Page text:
What do you mean I can’t run the stairs anymore?” I asked, confused. The girl with the clipboard shrugged: “I guess the neighbors complained and…” Before she could finish, I set out to find someone superior–someone with a headset or a walkie-talkie, preferably male. They can’t do this to me, I thought to myself. They just can’t.
It was only the second day of filming on the then yet-to-be-named reality showÂ Stylista, and even though I knew it wasn’t in my best interest to let my high-maintenance flag fly so soon, given the circumstances, I had no choice. Before I’d arrived in New York City, even before I’d signed the confidentiality agreement, I’d inquired twice–once each of Casting and of Production–whether I’d be able to exercise during the shoot, scheduled to last more than four weeks. Both informed me, in writing, that it wouldn’t be a problem. But on day one, not only had gym access “fallen through,” but it was also too late to rent machines for the cast apartment, and, because cameras had to be on us at all times, running outside couldn’t be accommodated. And now, apparently, no stairwell climbing, either. Later that night, I slipped away from the common room where the other 10 contestants were snacking and socializing and locked myself in the upstairs bathroom. There, for the next few hours, I sat on the floor having an emotional breakdown as quietly (so as not to rouse cameraman attention) as I could manage.
At 5’7″ and 127 pounds, I neither look nor am, according to my doctor, physically unhealthy. For the past 11 of my 29 years, however, maintaining my weight through a meticulous, real-time tabulation of calories consumed and burned has been my modus operandi. Eating and exercising are, for me, a single, fused activity; there is never one without the other, and more specifically, never an adjustment to one without an equal and opposite readjustment to the other. Just as it did in high school and college, where I was a disciplined rower, my social schedule revolves around my daily exercise, which is always at night, always just before bed. If a 7:30 p.m. dinner is pushed back to 9, I find a reason to cancel. If I can’t, I hit the gym as soon as my food is digested, sometimes as late as four in the morning.
UntilÂ Stylista, I hadn’t gone two consecutive days without rigorous exercise since I joined the swim team in the sixth grade. I worked out regardless of illness, injury, heartbreak, vacation, or work deadlines. Exercise might not have always been convenient, but it had never been unavailable– until now. Compounding the problem was that before filming began, I had just come off 18 straight months of training for four back-to-back marathons.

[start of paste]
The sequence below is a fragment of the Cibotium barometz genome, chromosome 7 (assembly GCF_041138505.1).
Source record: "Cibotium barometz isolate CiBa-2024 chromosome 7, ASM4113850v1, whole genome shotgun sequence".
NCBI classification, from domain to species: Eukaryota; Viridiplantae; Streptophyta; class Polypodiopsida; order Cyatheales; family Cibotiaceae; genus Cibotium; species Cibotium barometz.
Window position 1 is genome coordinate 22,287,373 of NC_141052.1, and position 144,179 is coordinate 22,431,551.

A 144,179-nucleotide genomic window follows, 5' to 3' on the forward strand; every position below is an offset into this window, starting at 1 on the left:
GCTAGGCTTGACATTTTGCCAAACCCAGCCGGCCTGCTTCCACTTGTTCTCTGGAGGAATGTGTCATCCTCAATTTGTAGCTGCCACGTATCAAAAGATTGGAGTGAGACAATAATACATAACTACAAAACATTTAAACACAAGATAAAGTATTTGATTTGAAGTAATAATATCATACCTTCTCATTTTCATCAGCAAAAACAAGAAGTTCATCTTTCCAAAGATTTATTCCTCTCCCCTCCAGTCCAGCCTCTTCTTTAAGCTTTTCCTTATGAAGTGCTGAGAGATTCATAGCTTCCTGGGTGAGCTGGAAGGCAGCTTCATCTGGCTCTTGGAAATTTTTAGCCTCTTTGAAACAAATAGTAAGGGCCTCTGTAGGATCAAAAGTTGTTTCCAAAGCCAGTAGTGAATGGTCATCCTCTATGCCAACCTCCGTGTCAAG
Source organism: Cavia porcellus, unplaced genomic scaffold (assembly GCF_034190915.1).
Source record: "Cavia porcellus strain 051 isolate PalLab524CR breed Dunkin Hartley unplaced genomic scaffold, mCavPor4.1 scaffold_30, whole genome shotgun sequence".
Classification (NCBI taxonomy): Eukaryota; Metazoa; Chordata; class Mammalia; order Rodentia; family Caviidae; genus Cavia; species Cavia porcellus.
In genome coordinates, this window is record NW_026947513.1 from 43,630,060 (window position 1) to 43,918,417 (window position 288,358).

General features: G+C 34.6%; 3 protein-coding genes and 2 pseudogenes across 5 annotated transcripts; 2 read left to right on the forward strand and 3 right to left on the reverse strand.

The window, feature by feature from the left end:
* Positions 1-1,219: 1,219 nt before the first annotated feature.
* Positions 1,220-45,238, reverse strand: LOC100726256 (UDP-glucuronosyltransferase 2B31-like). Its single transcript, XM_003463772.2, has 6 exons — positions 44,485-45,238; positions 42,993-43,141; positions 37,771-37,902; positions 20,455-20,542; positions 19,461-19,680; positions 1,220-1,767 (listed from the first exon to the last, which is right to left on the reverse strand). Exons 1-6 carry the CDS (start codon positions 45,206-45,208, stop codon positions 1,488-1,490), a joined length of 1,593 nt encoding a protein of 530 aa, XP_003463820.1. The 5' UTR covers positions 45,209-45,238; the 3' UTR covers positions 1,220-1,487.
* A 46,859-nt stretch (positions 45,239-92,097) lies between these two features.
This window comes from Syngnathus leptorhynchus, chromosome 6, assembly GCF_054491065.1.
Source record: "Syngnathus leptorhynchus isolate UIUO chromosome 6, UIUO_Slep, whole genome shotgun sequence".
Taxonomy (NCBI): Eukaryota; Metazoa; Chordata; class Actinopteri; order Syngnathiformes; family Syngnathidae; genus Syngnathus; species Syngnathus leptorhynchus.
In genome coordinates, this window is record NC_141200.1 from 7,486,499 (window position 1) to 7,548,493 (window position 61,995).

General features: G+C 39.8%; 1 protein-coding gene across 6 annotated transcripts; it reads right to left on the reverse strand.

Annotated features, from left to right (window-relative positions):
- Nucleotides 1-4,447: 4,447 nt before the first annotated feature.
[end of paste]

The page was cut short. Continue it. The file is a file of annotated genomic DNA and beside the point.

I could be addicted, literally. Tufts University’s Robin Kanarek, PhD, lead author of a study published last August in Behavioral Neuroscience, found that intense exercise triggers the release of neurotransmitters in the same way many addictive drugs do, resulting in a similar, albeit natural, chemical high.
On the floor in that rented, reality-show bathroom, crying, convinced that after only 24 hours without exercise, I could already feel my muscles atrophying–even contemplating quitting the show–I realized for the first time that my relationship with exercise wasn’t just disciplined–it was destructive. To get through the month, I dealt with the situation the only way I knew how: decreased calories. There was concern on-set over my noticeable weight loss, but I told everyone it was temporary, and once I could run again, I’d trade my one-per-day Clif Bar cut into thirds for more substantial meals.
After the show, back at home in DC, where image isn’t at the forefront, most of the people in my life, even those who loved me and whose lives had been inconvenienced for years by my behaviors, told me I was fine. “I know 10 people right now who do what you do andÂ they don’t eat gummi bears,” a friend once said to me, half joking. “You exercise a lot,” another said; “half of America should be so lucky as to come down with that disorder.” Rationalizing that my experience onÂ Stylista wasn’t real life but life in a vacuum, one in which I would never find myself again, I threw myself into an even more regimented routine. I feared what not exercising would do to my body, but more than that, I didn’t want to find out what a larger body would do to people’s perception of me. I know overweight women are judged, because I do it every single day. So do many of my friends. So does the media. Sometimes I fight it, but there is something deep inside me that has always associated an imperfect figure with weakness.
It was only a few months ago, well after I’d moved to New York and begun my tenure as a junior editor at ELLE (my prize for winningÂ Stylista) that something changed. One day, in preparation for another article, I happened across a 2008 study by researchers at the renowned Wickenburg, Arizona, eating disorder treatment facility Remuda Ranch that reported that women 40 and over were one of their fastest growing patient groups. Reading that, knowing my thirtieth birthday was only months away, and having recently become an aunt to my brother’s daughter, I realized I neither wanted nor could afford to continue being stuck in the college-girl eating disorder rut. I needed to grow up.